Winning Kentucky Will Be No Cakewalk For Paul « The Washington Independent
Kentucky GOP senate candidate Rand Paul may become the country’s first “paleolibertarian” senator, but winning over his state’s constituents won’t be as easy as many first predicted, notes Adam de Jong at The New Republic:
It’s often forgotten, but Kentucky’s political environment is not tailor-made for Republican landslides. The state has roughly 600,000 more registered Democrats than members of the GOP, and only a small pool of independent voters, forcing Kentucky Republicans to make their careers out of winning a sizeable portion of the Democratic base. Since the Southern realignment of the 1960s, Kentucky has elected only one Republican governor (Ernie Fletcher, who served from 2003 to 2007, was so scandal-ridden that he lost re-election and left the state party in shambles). And when Mitch McConnell won his first Senate race in 1984—creating the blueprint that Republicans have used to win statewide races ever since—both Senate seats were held by Democrats.
That blueprint works as follows: A GOP candidate must start by turning out core Republican voters in two areas: the southwestern strip of Kentucky, which is the only “culturally Southern” part of the state (Bowling Green was the provisional capital of the Confederate state of Kentucky during the Civil War), and the northern pocket of the state, which is a very socially conservative suburb of Cincinnati. From there, the candidate has to build outward and run up large margins in three key swing areas: the region around Fort Knox, which is heavily populated by national security voters; Appalachian eastern Kentucky, which is heavily reliant on government “pork-barrel” spending; and the moderate suburbs around Lexington and Frankfort (the capital), which are classic swing zones, populated by wealthier suburbanites who tend to be Democrats, but are partial to the mild-mannered conservatism of McConnell.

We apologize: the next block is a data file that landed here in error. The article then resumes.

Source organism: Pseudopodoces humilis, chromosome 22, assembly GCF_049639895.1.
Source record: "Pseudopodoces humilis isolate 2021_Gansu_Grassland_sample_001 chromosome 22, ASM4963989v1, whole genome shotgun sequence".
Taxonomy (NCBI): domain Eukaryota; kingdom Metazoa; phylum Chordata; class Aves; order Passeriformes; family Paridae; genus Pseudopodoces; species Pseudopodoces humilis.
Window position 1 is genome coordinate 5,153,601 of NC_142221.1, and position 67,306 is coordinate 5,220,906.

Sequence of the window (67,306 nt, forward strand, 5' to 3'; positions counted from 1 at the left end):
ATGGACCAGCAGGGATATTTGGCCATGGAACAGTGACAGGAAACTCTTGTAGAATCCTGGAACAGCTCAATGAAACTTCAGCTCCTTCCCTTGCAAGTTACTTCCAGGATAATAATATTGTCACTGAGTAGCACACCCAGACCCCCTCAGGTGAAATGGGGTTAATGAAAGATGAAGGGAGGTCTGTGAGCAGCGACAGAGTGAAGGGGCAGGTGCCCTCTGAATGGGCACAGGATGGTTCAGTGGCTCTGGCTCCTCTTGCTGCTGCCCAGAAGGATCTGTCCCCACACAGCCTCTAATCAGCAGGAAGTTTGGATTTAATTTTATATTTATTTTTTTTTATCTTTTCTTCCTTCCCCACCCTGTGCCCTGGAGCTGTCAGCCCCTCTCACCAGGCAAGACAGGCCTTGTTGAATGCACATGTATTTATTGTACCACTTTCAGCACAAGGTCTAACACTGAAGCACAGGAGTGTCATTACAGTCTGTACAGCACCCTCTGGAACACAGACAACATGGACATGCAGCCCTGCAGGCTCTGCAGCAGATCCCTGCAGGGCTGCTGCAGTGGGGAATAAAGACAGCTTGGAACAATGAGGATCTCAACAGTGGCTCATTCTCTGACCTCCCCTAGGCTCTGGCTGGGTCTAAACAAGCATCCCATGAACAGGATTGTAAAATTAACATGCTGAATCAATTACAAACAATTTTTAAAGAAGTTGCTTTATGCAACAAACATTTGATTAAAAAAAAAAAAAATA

Paul has never been a best friend of social conservatives or come off as particularly hawkish, so much of this game plan won’t be as easy for him to pull off. In the crucial swing zone around Fort Knox, home to many of the state’s 350,000 veterans, he will face perhaps his hardest challenge:
In the past, Paul criticized the Pentagon budget, supported his father’s critiques of “American imperialism,” and sprinkled his speech with lines like, ”Does that mean you have a blank check for the military-industrial complex?” Now he appears to be hedging his bets, explaining that he thinks “the most important function of the federal government is national defense.” (A nice sleight of hand, since Paul doesn’t think the government should perform many other functions at all.) Paul has also tried to sound hawkish by talking tough about immigration, saying that “our greatest national security threat is our lack of security at the border.” Don’t be surprised if Conway tries to outflank Paul to the right on national security.
Add to this the fact that Attorney General Jack Conway, his Democratic senate opponent, is a local boy who’s not all that liberal, and Paul’s narrowing lead in the polls begins to make sense. In a GOP year, it’s still his race to loose, but winning won’t be so easy either.